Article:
(MENAFN - Khaleej Times) Dubai's spectacular development is the result of a series of strategic decisions taken by the Rulers over a century.
All these decisions helped Dubai to stay ahead of times and that is the secret of Dubai's success. Shaikh Saeed bin Maktoum, son of Shaikh Maktoum bin Hasher Al Maktoum, succeeded his father in 1912 and sowed the seeds of economic growth and laid the foundation for stability of the city-state.
Shaikh Saeed's son, Shaikh Rashid, took over the reins in 1958. Portrayed as the architect of modern Dubai, Shaikh Rashid pushed Dubai into the fast track of growth. He realised it was the lack of infrastructure that was hampering Dubai's development. Dubai did not have an airport until 1960. The Creek, a snaky sliver of waterway that winds its way inland for about 12 miles from the Arabian Gulf, was Dubai's soul and lifeline; it was also the gateway, the boundary of Dubai's small world. The decision to deepen the Creek was a masterstroke by the Ruler.
In 1958, soon after he became the Ruler, Shaikh Rashid announced that Dubai would be building an airport. On September 30, 1960, Shaikh Rashid inaugurated Dubai International Airport. The government also created an agency called Dnata to provide ground handling and ticketing services.
Today, Dubai International Airport is one of the busiest in the world for both passenger and cargo traffic.
Shaikh Rashid again found a great opportunity to act and to place Dubai ahead of other countries in the region. In 1967, a plan was ready for Port Rashid with the best elements of Singapore and Holland ports. He inaugurated the port in October 1971, five years after the initial earthworks.
In just five years, Port Rashid found its facilities inadequate to handle the load. So a second phase of expansion was undertaken in February 1976 to add a further 20 berths, including five-berth container terminals for the biggest vessels of the day. Even before the capacity of Port Rashid was fully put into use, Shaikh Rashid went ahead with a plan to build the Dh6.2 billion Jebel Ali Port.
In 1979, in just three years, the port was ready. It became, aside from the Great Wall of China, the only man-made structure on earth that could be seen from the moon. Another ambitious project was the Jebel Ali Free Trade Zone, now housing about 2,500 companies from about 100 countries.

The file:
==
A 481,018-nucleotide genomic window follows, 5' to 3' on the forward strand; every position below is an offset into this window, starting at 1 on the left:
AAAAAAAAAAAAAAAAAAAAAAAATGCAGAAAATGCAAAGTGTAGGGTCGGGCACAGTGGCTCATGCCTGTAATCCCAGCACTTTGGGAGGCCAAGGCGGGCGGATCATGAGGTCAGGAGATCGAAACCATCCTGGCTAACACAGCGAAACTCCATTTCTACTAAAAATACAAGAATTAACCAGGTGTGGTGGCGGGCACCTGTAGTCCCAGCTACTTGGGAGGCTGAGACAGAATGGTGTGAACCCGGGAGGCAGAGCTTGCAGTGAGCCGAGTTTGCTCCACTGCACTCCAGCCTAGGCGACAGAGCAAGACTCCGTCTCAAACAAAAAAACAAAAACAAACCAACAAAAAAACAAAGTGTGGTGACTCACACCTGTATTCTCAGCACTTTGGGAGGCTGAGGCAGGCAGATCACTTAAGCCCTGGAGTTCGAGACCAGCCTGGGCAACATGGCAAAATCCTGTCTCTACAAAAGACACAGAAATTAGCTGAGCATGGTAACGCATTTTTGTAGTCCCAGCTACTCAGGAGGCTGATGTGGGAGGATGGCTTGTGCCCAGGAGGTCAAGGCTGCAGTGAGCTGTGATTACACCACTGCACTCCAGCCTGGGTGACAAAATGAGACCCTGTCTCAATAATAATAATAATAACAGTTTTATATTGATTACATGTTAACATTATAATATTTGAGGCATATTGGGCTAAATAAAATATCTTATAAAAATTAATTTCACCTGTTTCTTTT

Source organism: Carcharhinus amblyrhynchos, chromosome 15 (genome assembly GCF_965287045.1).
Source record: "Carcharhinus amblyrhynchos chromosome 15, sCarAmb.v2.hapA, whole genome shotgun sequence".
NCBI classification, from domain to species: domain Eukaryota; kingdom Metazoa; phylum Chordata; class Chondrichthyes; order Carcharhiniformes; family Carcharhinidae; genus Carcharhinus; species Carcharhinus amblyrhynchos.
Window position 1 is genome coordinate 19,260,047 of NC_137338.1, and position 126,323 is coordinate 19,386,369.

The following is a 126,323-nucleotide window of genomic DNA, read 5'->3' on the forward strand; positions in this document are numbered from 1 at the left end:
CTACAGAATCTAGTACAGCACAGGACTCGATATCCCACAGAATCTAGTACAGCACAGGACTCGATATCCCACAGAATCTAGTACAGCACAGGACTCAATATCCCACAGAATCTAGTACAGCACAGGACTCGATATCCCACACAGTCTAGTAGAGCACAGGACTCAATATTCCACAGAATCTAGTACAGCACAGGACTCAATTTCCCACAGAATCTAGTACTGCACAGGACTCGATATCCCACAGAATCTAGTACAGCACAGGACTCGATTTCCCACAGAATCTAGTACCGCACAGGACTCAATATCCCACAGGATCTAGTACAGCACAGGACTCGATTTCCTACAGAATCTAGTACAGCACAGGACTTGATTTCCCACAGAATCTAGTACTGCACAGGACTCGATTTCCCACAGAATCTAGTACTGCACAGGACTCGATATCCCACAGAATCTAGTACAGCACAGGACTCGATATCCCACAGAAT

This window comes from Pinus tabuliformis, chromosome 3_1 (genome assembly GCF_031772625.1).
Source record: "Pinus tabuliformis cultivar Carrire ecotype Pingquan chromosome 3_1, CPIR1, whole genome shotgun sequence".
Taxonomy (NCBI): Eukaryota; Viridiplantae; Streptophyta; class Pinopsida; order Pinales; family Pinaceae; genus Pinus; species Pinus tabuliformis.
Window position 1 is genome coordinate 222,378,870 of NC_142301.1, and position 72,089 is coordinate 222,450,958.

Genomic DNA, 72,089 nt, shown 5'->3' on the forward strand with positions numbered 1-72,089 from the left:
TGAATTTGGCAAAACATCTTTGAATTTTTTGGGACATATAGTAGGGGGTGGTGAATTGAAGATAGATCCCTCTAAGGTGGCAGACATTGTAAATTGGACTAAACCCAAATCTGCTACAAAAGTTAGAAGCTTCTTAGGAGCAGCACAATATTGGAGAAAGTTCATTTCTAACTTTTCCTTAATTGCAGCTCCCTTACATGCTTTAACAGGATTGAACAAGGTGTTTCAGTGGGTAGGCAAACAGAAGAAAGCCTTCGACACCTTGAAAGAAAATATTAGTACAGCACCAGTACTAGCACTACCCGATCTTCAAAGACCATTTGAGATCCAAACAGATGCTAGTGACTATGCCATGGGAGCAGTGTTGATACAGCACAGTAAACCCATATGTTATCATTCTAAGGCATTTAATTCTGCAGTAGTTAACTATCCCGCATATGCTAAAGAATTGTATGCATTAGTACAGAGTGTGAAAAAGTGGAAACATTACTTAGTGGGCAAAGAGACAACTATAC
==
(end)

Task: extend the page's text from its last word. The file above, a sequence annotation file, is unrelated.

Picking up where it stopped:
When the Jebel Ali port was in its planning stage, Shaikh Rashid was toying with the idea of a dry dock in Dubai. A decade later, the government said it would build the dry dock and opened it in 1979 with three basins, one of which could accommodate vessels of one million tonnes.
Another project Shaikh Rashid undertook was that of the Dubai International Trade Centre, a 39-storey building. For many years that building stood as a landmark of Dubai. Today, it is dwarfed by skyscrapers sprung around it, providing Dubai a Manhattan skyline.
In 1985, Dubai launched its own airline, Emirates, with two leased aircraft. Today, Emirates is the world's fastest growing airline serving 122 cities around the globe with a young fleet of more than 170 wide-bodied aircraft.
In the 1990s, Dubai began building luxury hotels and purpose-built complexes like Dubai Internet City, Dubai Media City, Dubai Knowledge Village and Dubai Health City, as well as industrial, commercial and tourism related projects. Following the death of Shaikh Rashid, his son, the late Shaikh Maktoum bin Rashid Al Maktoum became the Ruler and another son, His Highness Shaikh Mohammed bin Rashid Al Maktoum, Vice-President and Prime Minister of the UAE and Ruler of Dubai - who is also a visionary like his father - became the Crown Prince at that time. Since Shaikh Rashid involved his sons in decision-making processes, the changeover was smooth.
Upon the death of Shaikh Maktoum six years ago, Shaikh Mohammed succeeded him. He has launched new initiatives that would be written down in gold letters in the history of the nation.
Dubai undertook many huge projects including The Palm Islands that would lengthen Dubai's Coast line from 72 kilometres to 192 kilometres. Dubai invests in huge projects like The Palm Islands because, in the words of Shaikh Mohammed, "If you want to market your investment and opportunities, they must be visible - they should not exist only in maps or drawings."